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Mary Sang: Faith & Possibility

The Rev. Sara Cosca-Warfield

I don’t know about you, but if I were Mary, I would have been terrified. She’s just been visited by the angel Gabriel who basically told her, “Greetings! You have found favor with God, so God has put a baby in you!” Gabriel thinks this is good news because he doesn’t have to deal with the ramifications of being an unwed pregnant teenager. He doesn’t have to deal with the sideways looks and rejection. It’s a rough situation for Mary. She is not only a teenager, she is likely a young teenager—somewhere between 14 and 16. A ninth or tenth grader. In our eyes today, she’d be a girl. She’s a Jew in Roman-occupied Israel, a poor girl whose future depends on her marriage prospects. And an out-of-wedlock pregnancy does not help those prospects. In fact, in the gospel story from Matthew, Joseph is about to bail on Mary until an angel comes to reassure him.

We celebrate Mary now, but if she were in our midst today, she’d be a young girl wearing baggy clothes to cover her baby bump, withering under the looks of pity or judgment coming her way. Her parents might have pulled her out of school to spare her—and themselves—the shame. Maybe her very confused boyfriend is standing by her and has agreed to raise the baby with her, but they’re both so young. They had plans for college, but that’s all changed now. They have a baby on the way.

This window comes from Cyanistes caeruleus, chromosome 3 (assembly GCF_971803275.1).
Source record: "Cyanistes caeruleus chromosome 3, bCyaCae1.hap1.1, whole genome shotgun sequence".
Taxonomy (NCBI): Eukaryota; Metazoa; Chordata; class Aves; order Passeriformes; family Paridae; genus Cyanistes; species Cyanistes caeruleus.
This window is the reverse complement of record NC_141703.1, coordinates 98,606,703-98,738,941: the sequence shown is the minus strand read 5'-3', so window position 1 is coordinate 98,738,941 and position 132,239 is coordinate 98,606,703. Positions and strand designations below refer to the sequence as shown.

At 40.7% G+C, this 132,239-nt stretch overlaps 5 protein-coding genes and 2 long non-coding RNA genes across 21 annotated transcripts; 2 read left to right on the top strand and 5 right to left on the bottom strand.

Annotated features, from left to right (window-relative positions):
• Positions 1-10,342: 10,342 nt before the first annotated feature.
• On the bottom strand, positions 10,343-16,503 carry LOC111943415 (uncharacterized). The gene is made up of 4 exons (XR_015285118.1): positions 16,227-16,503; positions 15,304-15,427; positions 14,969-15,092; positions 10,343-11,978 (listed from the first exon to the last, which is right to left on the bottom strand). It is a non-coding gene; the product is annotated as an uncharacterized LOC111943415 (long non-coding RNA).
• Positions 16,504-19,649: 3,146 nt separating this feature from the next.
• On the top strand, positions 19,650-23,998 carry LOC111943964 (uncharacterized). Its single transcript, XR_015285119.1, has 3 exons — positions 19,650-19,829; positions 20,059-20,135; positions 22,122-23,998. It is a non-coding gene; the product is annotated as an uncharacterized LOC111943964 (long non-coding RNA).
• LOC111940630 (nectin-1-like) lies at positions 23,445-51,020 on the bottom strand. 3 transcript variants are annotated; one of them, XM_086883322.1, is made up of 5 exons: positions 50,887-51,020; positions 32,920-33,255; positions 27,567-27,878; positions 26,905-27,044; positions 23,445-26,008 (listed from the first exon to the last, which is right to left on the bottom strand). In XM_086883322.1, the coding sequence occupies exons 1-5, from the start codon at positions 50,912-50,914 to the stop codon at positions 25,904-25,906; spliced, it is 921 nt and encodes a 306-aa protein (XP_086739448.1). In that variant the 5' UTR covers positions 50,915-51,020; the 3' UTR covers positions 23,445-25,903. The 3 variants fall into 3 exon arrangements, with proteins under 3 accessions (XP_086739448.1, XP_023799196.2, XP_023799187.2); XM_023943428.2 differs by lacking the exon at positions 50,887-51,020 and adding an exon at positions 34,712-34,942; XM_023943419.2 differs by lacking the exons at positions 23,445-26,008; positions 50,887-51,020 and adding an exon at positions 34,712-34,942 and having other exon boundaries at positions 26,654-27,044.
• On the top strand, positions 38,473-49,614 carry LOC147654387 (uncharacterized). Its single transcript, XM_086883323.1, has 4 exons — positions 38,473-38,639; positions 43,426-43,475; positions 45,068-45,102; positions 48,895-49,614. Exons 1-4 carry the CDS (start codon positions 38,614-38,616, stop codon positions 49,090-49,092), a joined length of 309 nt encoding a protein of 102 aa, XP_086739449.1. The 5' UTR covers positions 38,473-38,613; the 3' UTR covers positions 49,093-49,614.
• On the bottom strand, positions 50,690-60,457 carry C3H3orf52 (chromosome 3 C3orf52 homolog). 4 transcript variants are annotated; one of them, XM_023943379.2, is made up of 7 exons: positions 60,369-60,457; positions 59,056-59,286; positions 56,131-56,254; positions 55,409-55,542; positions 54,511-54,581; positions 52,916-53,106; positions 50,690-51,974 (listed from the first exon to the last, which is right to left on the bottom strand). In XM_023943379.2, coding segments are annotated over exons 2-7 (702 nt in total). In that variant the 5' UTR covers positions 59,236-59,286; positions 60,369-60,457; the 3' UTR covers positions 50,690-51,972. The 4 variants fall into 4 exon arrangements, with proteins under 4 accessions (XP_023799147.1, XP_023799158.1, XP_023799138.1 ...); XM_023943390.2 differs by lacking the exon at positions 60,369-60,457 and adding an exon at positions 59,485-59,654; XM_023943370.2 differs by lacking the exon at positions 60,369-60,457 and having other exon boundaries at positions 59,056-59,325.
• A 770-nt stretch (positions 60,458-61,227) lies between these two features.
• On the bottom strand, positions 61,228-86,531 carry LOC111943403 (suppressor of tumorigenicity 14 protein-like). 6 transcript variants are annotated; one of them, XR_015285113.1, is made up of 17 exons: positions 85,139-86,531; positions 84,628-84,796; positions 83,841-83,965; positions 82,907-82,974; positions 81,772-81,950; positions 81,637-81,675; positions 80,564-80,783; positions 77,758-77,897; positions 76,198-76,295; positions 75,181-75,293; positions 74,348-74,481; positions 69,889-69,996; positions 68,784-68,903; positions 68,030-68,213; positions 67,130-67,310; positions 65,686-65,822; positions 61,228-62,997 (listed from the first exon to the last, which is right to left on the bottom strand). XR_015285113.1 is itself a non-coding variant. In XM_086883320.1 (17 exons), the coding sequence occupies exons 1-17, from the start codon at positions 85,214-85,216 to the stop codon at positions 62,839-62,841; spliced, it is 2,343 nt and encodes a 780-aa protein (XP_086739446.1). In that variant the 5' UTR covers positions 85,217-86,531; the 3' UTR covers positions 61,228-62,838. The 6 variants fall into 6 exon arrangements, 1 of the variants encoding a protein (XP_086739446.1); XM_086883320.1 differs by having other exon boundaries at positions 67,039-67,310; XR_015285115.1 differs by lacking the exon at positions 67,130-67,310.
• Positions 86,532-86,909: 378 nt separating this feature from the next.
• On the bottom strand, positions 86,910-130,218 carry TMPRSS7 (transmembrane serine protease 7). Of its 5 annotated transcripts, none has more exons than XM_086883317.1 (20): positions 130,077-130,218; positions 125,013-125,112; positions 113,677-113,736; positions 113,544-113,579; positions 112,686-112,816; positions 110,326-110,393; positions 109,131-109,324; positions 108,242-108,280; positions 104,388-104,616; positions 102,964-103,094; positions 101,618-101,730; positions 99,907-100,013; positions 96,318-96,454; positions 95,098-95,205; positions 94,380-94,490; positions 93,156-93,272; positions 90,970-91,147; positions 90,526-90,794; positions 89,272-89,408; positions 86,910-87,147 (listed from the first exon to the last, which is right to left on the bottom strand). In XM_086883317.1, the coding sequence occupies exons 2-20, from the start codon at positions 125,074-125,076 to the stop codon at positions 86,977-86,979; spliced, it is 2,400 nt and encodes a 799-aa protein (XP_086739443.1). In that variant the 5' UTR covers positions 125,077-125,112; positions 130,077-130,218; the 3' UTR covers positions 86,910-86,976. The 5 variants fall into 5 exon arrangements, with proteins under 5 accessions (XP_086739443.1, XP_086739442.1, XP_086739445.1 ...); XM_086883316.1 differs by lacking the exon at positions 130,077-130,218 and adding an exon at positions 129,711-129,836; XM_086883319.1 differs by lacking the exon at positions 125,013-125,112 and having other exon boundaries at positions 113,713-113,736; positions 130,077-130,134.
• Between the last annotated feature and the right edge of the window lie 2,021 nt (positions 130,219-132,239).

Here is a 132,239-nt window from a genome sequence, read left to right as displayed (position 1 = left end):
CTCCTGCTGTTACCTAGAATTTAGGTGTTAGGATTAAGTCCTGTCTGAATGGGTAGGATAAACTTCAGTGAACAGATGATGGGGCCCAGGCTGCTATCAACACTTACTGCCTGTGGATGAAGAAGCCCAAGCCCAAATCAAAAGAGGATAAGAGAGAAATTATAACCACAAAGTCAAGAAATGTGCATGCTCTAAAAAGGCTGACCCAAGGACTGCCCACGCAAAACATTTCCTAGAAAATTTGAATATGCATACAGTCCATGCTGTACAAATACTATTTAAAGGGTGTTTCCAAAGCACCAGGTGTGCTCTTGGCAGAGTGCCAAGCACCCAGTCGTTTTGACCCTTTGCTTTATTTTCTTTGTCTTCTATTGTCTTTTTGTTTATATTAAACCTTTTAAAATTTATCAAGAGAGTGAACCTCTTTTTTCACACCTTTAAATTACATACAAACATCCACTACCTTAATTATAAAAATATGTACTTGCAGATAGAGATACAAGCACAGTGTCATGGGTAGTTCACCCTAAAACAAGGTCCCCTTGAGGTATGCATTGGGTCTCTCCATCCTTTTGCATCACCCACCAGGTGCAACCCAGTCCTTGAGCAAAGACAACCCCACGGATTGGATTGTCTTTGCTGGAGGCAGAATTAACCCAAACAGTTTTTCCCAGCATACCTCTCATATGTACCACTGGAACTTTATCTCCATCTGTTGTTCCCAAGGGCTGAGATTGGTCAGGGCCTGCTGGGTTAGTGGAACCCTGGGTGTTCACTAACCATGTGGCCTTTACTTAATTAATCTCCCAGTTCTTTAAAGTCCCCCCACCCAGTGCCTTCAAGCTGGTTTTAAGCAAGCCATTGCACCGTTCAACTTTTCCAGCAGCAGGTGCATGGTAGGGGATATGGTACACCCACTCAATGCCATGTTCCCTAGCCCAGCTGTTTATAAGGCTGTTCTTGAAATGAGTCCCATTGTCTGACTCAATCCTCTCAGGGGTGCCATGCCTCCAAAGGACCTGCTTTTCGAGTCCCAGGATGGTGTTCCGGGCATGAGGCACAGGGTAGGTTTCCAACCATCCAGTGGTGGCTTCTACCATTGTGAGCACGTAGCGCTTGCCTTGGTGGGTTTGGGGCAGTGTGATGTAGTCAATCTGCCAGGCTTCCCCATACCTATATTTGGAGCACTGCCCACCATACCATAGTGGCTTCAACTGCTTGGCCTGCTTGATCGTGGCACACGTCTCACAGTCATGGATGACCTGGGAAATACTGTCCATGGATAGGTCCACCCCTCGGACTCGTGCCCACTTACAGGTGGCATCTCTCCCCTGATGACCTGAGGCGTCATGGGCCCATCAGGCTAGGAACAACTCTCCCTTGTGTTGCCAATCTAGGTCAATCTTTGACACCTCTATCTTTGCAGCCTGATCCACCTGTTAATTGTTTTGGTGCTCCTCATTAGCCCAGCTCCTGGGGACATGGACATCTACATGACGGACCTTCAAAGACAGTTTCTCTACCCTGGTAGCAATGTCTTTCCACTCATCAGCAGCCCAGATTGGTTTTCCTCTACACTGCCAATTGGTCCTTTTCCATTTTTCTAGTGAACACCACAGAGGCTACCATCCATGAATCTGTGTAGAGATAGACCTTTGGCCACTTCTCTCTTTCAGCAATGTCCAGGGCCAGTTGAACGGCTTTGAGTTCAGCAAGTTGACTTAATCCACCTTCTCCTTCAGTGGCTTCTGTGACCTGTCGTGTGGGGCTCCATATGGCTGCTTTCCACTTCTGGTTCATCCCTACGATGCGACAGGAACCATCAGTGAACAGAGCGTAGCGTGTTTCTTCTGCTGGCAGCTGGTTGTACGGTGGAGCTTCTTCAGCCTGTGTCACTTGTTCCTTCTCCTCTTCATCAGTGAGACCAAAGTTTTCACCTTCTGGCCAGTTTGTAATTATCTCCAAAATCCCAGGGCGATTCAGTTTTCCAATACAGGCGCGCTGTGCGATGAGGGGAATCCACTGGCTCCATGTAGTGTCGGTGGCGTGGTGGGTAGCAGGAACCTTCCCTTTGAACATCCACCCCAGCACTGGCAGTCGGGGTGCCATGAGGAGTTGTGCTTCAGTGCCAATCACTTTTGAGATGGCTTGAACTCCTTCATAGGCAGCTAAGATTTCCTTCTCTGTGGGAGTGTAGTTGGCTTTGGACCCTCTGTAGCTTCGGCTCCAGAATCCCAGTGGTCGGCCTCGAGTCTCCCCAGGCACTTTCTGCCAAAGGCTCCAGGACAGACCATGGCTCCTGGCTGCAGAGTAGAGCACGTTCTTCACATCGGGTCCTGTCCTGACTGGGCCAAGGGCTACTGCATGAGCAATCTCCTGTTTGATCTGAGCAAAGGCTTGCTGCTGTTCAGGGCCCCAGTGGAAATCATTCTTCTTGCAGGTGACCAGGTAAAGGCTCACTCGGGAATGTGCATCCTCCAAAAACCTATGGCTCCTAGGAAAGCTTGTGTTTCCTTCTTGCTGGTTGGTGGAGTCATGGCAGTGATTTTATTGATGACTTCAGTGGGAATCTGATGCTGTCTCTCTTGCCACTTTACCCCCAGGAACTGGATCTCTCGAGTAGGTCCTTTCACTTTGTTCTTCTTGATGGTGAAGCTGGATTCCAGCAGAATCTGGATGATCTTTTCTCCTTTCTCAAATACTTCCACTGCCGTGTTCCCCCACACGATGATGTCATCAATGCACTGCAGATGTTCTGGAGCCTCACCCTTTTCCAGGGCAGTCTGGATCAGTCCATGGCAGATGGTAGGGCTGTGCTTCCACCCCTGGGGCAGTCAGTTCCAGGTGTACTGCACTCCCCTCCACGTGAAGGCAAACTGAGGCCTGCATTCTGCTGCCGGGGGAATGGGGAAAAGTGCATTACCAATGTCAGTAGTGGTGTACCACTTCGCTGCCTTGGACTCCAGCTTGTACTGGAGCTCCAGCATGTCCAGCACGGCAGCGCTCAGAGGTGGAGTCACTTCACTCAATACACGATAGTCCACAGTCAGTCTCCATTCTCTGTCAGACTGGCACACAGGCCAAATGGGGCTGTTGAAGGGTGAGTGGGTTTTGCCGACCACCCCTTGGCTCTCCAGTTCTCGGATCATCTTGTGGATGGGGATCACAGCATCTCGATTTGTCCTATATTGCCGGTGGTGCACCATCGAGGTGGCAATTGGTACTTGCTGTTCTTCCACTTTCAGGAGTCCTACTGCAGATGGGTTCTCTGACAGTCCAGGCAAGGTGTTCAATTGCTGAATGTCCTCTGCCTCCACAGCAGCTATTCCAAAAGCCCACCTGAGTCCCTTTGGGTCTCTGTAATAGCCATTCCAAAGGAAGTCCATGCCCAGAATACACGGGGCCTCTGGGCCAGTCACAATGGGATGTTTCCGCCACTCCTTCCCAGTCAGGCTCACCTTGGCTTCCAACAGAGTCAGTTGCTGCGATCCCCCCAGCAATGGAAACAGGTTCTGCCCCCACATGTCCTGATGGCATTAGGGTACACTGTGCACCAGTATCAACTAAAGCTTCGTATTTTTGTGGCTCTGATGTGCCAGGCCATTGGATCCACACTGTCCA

If we’re being honest, God put Mary in a pretty tricky situation.

She could have despaired. She could have been terrified. She could have been angry that God thrust this on her. And maybe she was feeling all of those things. They’re perfectly appropriate reactions to that situation.

But what did she choose to do in that situation, even in the face of her fear and anger and uncertainty?

She sang. “My soul proclaims the greatness of the Lord. My spirit rejoices in God my savior.”

In the eyes of our capitalist culture that values production and efficiency above all things, singing is a pointless endeavor—unless you’re a very good singer and your music can be commodified and sold. Singing is totally unnecessary. If you have information to share, you can just say it—or better yet send it in an email or text so your information doesn’t take up so much space.

But we all know better than that. You’ve heard me mention over and over again how much I miss singing in our sanctuary with all of you. We know that singing is so much more than the conveying of information. We can say all the words to O Come O Come Emmanuel, but when we sing them, we feel our longing for God in our whole bodies.

Singing is a way to slow ourselves down and really inhabit not only the words we’re saying, but the way we’re feeling. Singing is a pause in itself. A reflection. Making way for joy or anguish or whatever is on our hearts. Singing is a spiritual practice.

And Mary sang. She sang about who God is and what God does for people who are struggling.